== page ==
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Problem management is the set of processes and activities responsible for managing the lifecycle of all problems that could happen in an IT service. It’s main goal is to prevent problems and their resulting incidents from happening. For those incidents that have already occurred, problem management seeks to prevent them from happening again or if they are unavoidable, minimize the impact to the business. To understand problem management, it is first helpful to define what a problem is. ITIL defines a problem as the cause of one or more incidents.
Another way to look at it is – a problem is an underlying condition that could have negative impacts on the service and therefore needs to be addressed. Problems have a lifecycle that starts when the problem is created (often by a change in the environment), includes identification and the stages of diagnosis and remediation, and ends when the problem is resolved either through some action being taken or the underlying situation going away. The portfolio part of problem management is responsible for maintaining information about problems that exist in the environment, any workarounds that have been developed, and the resolution options that have been identified. This information enables problem managers to make decisions that will reduce the number and impact of incidents.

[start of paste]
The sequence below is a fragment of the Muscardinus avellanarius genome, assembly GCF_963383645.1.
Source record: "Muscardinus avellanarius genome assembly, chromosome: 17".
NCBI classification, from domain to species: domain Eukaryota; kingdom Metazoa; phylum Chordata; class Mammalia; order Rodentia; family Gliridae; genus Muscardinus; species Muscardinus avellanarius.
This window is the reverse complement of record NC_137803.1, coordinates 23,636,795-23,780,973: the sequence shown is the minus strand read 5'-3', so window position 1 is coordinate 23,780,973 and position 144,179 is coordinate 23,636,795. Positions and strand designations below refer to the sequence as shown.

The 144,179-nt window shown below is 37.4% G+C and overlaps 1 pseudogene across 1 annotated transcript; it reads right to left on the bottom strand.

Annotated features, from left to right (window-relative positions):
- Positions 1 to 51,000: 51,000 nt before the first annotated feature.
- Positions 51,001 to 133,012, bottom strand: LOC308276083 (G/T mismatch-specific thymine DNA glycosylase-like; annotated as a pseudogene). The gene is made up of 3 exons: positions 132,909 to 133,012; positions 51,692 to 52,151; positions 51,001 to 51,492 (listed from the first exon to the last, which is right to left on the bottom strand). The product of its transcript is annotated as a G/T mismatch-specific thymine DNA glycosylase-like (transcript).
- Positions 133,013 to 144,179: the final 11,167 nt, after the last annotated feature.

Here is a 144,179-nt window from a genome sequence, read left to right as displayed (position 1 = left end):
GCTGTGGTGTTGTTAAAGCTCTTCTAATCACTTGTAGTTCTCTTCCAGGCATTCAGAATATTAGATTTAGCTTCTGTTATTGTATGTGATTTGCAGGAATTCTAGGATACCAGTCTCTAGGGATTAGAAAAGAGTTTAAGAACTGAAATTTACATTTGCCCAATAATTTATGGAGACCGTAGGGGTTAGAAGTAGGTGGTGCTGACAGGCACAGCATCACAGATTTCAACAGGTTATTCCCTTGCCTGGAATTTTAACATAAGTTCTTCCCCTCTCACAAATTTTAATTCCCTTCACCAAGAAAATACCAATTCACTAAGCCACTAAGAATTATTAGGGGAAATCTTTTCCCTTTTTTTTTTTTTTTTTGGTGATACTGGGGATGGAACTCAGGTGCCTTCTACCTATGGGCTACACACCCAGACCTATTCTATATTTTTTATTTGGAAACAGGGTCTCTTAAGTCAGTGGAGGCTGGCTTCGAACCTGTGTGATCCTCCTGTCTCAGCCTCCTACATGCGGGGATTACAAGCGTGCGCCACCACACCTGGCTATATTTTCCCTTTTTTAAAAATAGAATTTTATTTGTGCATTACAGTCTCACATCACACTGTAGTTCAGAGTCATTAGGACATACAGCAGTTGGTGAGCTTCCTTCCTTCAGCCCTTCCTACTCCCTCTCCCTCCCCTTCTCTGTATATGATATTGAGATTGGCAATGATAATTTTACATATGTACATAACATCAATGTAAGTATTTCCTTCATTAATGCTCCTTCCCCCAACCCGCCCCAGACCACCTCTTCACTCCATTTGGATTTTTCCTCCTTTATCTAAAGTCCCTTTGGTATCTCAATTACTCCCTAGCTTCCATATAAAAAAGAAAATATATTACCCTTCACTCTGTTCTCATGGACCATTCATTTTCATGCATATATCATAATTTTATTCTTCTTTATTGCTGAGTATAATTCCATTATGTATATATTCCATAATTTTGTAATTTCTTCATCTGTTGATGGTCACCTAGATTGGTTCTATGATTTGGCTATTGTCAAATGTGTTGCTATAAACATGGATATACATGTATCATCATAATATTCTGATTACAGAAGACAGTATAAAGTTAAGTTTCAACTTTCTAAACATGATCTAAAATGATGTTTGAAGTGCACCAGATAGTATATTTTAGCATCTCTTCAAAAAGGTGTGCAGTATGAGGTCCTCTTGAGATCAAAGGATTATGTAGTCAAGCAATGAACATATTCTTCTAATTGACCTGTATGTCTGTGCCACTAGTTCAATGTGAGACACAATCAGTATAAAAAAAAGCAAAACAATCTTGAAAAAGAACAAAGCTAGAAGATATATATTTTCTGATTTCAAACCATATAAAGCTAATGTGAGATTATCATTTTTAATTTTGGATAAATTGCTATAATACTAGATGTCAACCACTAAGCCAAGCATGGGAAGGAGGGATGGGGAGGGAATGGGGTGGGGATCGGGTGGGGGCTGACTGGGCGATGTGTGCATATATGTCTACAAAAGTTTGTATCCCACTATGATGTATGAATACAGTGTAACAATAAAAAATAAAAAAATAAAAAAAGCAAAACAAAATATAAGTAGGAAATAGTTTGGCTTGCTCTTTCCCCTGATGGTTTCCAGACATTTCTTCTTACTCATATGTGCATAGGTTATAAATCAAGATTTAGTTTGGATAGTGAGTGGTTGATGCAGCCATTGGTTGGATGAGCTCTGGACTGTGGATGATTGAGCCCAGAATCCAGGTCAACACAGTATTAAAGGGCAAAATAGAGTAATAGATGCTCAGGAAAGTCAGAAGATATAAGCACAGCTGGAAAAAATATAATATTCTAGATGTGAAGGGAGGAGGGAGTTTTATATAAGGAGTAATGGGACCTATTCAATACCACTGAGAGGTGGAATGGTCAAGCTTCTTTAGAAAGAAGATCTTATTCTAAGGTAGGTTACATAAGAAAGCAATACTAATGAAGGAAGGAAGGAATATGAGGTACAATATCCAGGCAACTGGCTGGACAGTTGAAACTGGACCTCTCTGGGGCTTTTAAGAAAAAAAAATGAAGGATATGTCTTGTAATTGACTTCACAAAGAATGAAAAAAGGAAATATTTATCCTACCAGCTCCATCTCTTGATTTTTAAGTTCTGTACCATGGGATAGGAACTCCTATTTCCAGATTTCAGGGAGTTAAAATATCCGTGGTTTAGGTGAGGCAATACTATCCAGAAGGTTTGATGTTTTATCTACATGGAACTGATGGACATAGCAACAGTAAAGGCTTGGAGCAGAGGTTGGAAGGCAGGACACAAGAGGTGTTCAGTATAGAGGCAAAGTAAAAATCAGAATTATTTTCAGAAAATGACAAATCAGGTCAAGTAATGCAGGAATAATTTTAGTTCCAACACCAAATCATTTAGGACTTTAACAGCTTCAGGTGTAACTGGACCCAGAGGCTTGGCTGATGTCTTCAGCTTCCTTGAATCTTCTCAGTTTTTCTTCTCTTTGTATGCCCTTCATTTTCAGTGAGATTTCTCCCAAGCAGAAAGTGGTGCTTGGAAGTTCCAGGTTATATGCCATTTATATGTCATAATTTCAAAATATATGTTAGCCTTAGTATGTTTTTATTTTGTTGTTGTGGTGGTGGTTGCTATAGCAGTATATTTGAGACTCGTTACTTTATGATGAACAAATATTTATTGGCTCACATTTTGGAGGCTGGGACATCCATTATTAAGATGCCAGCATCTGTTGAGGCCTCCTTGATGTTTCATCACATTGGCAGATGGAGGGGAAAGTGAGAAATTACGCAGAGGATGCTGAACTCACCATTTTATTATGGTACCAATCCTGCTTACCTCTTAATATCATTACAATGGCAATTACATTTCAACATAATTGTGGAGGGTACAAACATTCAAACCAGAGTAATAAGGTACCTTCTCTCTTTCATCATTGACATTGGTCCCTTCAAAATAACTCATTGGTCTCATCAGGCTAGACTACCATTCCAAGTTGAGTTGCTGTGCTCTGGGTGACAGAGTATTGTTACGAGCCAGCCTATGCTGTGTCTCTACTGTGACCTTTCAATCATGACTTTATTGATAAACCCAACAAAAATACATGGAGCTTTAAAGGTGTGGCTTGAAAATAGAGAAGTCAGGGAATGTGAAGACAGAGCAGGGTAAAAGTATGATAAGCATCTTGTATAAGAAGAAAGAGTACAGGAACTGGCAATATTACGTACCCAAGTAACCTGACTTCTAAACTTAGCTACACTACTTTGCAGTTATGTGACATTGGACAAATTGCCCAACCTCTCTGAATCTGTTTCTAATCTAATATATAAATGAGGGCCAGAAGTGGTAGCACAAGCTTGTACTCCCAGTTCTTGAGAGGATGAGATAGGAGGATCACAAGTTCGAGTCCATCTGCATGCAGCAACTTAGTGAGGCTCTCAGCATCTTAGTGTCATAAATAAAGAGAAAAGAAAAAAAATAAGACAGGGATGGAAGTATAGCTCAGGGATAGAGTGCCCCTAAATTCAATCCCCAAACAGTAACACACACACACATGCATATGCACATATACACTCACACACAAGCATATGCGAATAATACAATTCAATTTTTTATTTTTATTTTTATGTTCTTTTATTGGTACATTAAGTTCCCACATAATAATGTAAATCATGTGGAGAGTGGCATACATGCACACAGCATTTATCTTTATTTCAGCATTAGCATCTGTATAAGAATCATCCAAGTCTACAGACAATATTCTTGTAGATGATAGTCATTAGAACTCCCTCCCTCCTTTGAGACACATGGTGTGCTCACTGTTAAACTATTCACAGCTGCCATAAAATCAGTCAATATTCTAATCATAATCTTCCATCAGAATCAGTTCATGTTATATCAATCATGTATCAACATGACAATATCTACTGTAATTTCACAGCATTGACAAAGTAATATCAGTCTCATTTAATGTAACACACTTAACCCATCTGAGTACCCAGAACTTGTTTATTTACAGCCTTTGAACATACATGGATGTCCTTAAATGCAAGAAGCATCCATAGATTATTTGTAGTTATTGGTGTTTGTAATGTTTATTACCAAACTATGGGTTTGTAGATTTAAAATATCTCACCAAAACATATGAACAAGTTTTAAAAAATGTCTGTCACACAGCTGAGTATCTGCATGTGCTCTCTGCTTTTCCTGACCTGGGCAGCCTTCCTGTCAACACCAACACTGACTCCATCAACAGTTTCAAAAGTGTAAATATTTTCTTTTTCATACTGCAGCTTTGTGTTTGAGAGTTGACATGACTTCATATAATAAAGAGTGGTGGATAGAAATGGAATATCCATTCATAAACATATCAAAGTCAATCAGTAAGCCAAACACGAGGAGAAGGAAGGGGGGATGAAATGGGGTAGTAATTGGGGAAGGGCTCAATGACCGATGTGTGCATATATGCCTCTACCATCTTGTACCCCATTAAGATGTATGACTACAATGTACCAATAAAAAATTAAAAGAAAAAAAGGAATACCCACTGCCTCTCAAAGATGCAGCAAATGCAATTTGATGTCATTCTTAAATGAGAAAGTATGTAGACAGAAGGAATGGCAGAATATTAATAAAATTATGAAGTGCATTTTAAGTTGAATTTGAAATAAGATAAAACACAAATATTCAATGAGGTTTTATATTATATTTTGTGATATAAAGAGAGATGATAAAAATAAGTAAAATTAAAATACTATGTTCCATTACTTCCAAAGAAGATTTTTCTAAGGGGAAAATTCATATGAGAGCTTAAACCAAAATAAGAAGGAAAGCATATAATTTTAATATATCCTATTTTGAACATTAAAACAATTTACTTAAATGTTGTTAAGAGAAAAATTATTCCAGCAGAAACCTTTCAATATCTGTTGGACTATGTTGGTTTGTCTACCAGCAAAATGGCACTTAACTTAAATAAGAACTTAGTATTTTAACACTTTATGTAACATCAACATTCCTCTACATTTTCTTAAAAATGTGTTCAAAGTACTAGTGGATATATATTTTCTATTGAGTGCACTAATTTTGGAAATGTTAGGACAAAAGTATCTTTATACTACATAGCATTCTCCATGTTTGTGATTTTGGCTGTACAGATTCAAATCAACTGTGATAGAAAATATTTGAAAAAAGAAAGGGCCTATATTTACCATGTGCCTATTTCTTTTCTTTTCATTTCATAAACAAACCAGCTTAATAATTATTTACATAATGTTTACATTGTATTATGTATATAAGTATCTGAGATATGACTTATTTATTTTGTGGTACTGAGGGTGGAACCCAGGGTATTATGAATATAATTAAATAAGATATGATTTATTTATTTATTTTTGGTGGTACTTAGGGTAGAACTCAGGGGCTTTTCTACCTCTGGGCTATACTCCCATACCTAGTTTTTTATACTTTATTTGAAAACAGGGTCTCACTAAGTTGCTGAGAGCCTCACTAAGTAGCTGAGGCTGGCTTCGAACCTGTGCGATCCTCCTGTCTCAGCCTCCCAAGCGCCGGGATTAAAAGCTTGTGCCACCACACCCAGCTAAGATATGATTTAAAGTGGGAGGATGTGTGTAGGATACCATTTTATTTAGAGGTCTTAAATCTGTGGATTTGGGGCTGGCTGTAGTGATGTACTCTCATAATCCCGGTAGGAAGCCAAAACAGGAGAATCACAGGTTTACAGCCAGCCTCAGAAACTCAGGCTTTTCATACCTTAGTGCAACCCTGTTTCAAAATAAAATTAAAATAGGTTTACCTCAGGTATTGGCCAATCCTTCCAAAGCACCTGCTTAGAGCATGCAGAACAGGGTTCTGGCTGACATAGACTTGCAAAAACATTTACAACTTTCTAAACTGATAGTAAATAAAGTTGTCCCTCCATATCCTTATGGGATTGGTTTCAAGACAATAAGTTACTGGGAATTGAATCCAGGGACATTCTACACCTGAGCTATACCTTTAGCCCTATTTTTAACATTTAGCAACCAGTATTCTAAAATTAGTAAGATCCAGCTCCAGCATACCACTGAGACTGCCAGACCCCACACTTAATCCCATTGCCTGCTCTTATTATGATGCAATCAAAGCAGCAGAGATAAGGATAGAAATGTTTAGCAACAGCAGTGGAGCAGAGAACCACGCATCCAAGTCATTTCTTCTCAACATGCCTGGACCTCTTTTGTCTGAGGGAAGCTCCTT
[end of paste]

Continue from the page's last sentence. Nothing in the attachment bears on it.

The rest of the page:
The difference between incident management and problem management is one of the biggest causes for confusion in ITIL and service management processes. While these processes are very closely related, they are intentionally different and separate. Incident management is tasked with responding to an event that has occurred, minimizing impact to the business, and restoring service as quickly as possible. Problem management is tasked with understanding the root cause of why the event occurred and how to prevent it from happening in the future.
We’ve already discussed the processes involved in problem management, in contrast, the main activities in incident management are:
Escalation, as necessary
Communication with the user community throughout the life of the incident
It might take multiple incidents before problem management has enough data to analyze what is going wrong and figure out what steps can be taken to correct the situation. As a result, communication and coordination between incident managers and problem managers is essential. Problem Management is an essential part of your IT Service Management function. It takes the knowledge gained through monitoring, incident management and other parts of service operations and feeds them into the continuous service improvement processes that will help make the services you provide to users more robust and dependable.